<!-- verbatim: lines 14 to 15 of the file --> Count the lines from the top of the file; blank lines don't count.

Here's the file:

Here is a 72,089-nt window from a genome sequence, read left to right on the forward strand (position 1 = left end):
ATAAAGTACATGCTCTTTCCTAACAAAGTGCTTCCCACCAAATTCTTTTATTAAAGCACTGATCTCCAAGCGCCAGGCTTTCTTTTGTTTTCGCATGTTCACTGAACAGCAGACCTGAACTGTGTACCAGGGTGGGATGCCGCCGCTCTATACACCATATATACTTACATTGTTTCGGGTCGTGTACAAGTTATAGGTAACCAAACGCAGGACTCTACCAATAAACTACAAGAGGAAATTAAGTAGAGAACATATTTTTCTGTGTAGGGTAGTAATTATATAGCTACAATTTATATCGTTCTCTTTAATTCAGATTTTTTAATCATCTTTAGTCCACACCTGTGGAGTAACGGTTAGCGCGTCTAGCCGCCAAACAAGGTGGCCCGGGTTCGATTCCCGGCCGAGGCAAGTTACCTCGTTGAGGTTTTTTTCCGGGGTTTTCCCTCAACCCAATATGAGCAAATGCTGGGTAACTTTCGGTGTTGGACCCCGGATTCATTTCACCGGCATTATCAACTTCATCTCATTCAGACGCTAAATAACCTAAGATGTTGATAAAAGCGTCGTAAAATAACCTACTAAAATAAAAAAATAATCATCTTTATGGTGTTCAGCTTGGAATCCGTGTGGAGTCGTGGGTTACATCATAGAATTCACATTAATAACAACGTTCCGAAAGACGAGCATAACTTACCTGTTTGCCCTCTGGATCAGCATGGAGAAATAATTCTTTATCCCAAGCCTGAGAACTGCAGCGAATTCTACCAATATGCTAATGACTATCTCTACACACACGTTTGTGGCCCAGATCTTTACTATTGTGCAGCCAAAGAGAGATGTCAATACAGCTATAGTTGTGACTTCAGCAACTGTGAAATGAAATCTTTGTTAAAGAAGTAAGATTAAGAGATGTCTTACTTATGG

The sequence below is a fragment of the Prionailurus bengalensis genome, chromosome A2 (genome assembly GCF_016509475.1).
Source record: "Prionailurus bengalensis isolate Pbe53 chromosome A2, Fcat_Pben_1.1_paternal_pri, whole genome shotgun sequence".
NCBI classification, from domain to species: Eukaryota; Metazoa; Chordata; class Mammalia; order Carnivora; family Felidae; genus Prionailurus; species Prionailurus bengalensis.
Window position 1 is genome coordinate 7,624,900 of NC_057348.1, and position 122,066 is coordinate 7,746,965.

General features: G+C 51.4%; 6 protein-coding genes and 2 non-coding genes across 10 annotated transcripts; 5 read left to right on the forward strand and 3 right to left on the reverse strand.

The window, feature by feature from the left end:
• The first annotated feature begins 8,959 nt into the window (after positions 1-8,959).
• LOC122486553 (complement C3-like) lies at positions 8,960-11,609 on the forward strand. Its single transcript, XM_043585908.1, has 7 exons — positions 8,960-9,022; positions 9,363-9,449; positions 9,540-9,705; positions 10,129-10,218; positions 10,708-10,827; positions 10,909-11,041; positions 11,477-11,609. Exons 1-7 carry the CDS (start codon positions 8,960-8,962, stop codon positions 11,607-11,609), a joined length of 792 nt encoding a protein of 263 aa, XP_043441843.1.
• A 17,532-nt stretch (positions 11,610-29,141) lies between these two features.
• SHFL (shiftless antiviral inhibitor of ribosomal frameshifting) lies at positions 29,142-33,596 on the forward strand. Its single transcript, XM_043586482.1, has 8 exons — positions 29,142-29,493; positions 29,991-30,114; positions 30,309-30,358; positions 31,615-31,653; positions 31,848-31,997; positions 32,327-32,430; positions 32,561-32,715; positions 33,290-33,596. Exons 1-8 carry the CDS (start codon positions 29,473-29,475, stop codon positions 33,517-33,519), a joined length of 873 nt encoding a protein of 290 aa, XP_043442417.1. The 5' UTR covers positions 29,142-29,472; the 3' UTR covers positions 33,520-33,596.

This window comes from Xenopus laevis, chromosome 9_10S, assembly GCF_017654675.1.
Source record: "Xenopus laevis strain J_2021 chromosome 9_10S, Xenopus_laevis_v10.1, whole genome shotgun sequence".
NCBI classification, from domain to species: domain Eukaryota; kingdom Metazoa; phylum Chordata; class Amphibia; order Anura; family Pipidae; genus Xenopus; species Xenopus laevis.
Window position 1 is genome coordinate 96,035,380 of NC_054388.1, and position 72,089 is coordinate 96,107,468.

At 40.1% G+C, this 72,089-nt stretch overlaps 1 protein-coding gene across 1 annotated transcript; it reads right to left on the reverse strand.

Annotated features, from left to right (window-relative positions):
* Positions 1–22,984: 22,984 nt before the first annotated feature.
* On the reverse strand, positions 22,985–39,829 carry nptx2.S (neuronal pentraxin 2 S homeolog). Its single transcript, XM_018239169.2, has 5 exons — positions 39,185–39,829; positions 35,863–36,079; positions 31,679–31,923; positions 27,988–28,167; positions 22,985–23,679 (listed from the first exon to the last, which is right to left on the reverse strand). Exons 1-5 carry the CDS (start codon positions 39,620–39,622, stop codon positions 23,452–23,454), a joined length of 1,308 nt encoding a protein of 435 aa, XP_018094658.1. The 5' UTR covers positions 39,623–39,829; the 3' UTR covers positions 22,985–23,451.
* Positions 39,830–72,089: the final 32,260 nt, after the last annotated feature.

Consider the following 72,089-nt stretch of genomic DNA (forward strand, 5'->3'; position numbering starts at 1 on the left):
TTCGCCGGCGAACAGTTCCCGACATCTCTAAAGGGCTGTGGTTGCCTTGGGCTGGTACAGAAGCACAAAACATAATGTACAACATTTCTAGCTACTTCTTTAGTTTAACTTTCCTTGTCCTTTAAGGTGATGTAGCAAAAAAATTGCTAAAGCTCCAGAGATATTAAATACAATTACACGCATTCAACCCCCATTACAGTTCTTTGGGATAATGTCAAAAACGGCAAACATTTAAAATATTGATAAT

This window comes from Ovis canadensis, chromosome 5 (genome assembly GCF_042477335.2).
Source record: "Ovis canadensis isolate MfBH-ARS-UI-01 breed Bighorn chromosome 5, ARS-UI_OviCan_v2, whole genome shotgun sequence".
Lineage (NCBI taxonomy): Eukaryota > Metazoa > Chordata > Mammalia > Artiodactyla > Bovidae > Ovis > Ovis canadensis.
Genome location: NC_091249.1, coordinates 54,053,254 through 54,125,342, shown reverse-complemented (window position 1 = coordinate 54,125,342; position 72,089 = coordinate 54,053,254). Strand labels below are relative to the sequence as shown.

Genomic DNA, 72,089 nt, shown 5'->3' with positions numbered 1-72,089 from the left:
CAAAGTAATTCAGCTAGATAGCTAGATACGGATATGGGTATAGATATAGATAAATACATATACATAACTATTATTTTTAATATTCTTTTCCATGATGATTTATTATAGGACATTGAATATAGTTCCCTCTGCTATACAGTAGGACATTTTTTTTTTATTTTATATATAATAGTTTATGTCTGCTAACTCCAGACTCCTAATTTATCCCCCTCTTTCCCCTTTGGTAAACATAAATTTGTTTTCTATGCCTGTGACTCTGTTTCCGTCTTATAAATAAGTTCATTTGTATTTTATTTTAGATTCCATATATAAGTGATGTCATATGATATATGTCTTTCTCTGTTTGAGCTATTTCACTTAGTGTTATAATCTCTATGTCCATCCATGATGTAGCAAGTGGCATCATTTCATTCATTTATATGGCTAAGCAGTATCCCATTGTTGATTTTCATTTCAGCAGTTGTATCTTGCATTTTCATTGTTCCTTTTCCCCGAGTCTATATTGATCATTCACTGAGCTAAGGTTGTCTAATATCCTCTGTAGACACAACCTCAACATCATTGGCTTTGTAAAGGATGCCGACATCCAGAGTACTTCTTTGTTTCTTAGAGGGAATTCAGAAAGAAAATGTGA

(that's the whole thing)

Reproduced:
Source record: "Xenopus laevis strain J_2021 chromosome 9_10S, Xenopus_laevis_v10.1, whole genome shotgun sequence".
NCBI classification, from domain to species: domain Eukaryota; kingdom Metazoa; phylum Chordata; class Amphibia; order Anura; family Pipidae; genus Xenopus; species Xenopus laevis.